Robin Benway No! Oh, my gosh. I can’t even imagine being a publicist now. I probably could do it, but it feels like, I would say, it’s a young person’s game now. It’s a twenty-four-year-old’s game, because they’ve grown up with social media in a way that I haven’t.  I think I enjoy publicizing books and talking about them and social media. But I don’t think I could do it. The things that they come up with, and the things they think of, and the work they have to do across so many different mediums? I’m like, “Oh, my god.”

And then you’re still reaching out to traditional media too like, NPR, morning TV, whatever the book is, you’re still trying to get newspapers. But, does that resonate the way that a book-tuber does? The game has changed so much. If you get reviewed in the New York Times, does that affect sales as much as having a popular book-tuber talk about your book? Does it, or not? We don’t know. I don’t know. I’m sure someone knows somewhere.

But it’s an interesting thought. So, as a publicist it would be very interesting. Obviously, you want both. You want everything to come. But how do you pick the different mediums for the different books?

Sarah Enni How do you, as someone who used to do this for a living, if you are an author trying to promote your own work, where do you begin conceptualizing? How do you think about that, how to sell your book?

Robin Benway It’s very interesting because I think at a certain point you also are selling yourself, especially in YA. This is what I do; I try to infuse humor so it doesn’t feel so much like [quietly shouting], “This is my book. It’s great! This is my book! It got nominated! This is my book! You guys should read my book!  Have you heard about my book?” I love Instagram, and I am such a big proponent of photo-editing and filters. Make yourself look the way you want to represent yourself. Whatever that entails for you.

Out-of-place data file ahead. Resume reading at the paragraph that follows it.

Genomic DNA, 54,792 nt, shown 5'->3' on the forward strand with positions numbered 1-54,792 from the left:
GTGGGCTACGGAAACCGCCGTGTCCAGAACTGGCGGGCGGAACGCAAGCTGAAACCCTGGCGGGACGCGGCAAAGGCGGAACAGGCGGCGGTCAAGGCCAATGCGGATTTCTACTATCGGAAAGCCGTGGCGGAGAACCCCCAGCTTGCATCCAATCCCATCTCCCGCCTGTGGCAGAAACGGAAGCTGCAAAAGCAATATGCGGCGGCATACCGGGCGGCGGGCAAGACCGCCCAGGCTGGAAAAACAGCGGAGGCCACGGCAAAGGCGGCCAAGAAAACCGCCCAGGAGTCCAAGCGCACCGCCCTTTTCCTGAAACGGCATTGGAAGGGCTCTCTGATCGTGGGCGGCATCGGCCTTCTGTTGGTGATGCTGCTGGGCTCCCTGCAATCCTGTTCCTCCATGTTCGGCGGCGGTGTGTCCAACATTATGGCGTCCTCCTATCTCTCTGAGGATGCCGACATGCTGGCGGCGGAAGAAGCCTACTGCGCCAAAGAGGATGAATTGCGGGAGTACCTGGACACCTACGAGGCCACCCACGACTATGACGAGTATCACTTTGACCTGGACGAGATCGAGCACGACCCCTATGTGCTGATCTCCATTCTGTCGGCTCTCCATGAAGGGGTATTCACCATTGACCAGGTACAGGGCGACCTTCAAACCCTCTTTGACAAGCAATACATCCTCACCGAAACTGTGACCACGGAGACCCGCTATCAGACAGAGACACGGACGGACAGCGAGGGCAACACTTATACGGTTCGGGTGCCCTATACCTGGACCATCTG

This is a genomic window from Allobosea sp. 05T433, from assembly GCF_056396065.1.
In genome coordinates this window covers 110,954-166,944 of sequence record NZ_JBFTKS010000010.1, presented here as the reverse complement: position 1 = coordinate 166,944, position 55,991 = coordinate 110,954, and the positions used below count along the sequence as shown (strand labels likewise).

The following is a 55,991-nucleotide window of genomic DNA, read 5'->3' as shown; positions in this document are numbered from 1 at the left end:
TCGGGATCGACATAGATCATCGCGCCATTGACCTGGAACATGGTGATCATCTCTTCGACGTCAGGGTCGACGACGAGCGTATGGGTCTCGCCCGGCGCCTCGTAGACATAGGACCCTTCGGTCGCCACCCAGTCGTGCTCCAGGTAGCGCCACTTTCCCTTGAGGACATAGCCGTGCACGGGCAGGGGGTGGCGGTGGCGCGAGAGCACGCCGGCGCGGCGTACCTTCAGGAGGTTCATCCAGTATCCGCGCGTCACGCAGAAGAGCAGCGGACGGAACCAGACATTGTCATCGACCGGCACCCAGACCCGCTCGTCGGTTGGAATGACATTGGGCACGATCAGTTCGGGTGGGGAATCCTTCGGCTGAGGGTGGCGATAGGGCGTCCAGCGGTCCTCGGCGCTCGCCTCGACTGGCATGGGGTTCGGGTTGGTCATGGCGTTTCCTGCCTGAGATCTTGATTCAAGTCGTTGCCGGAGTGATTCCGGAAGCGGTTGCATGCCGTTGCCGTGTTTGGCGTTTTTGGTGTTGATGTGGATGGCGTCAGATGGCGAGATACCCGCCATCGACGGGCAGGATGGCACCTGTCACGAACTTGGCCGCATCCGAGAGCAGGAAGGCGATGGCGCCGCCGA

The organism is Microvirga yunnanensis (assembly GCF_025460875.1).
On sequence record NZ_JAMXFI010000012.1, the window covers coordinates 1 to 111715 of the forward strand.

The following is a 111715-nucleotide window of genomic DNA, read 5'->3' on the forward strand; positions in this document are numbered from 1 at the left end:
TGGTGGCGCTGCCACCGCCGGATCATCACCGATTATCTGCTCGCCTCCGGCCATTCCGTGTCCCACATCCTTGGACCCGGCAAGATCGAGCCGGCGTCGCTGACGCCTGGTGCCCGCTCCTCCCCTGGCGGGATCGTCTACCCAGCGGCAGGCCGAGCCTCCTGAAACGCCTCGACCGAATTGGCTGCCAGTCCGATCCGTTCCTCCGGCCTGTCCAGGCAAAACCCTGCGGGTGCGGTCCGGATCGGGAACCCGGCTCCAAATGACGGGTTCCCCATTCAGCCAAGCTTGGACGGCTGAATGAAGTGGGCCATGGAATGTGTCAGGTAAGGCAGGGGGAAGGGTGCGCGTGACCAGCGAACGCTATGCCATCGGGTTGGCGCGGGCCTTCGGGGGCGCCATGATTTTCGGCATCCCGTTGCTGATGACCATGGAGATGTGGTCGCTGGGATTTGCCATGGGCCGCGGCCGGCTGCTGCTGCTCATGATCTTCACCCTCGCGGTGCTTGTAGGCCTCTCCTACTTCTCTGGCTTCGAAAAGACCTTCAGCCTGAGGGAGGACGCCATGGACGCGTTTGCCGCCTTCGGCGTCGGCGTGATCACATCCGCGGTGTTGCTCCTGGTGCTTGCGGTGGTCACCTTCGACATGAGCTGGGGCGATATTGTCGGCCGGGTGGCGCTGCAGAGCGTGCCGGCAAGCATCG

But I feel, especially in YA, this is gonna be my feminist rant. Get ready! Because it’s so many females in YA - not to say everybody, but the majority of us are female writers - I think it’s considered a hobby. The way people look at is as a hobby. It’s not a job, it’s a hobby. The male writers have a job. We all have a hobby because it’s expected that our spouses and husbands really do make the money, and this is fun.

Not to say that anyone is saying that to me personally, but I think it’s an overreaching concept in publishing. So, that’s why when I do videos or Instagram I take it very seriously, in that I want it to look as professional as possible. As much as I can make it look professional as an unprofessional.

Sarah Enni Now we have a whole lot of powerful, free or next to free, tools.

Robin Benway I think it’s really important to represent it as a job, even if other people aren’t viewing it that way. And again, that will vary from every single author in terms of how you A) are willing to promote yourself. What you’re willing to put out there. And B) How you want to be represented in your best light. I think it’s different for everybody.

Sarah Enni As you know, we wrap up with advice. I would love to know if the advice you gave last time… if you would change it? Or, if there’s something you’ve learned in the last three years specifically?

Robin Benway I wouldn’t change it because I think the advice I gave was about people wanting to get into publishing, and so I still stand by all of that. I listened to our podcast yesterday. I feel like my advice would be - and this is what I’ve learned from Far from the Tree - is trust your instincts. If something isn’t working, don’t take it out there. If you think something’s working, chase it down, keep following it. If it’s not right, it’s not right. I’ve learned that so much.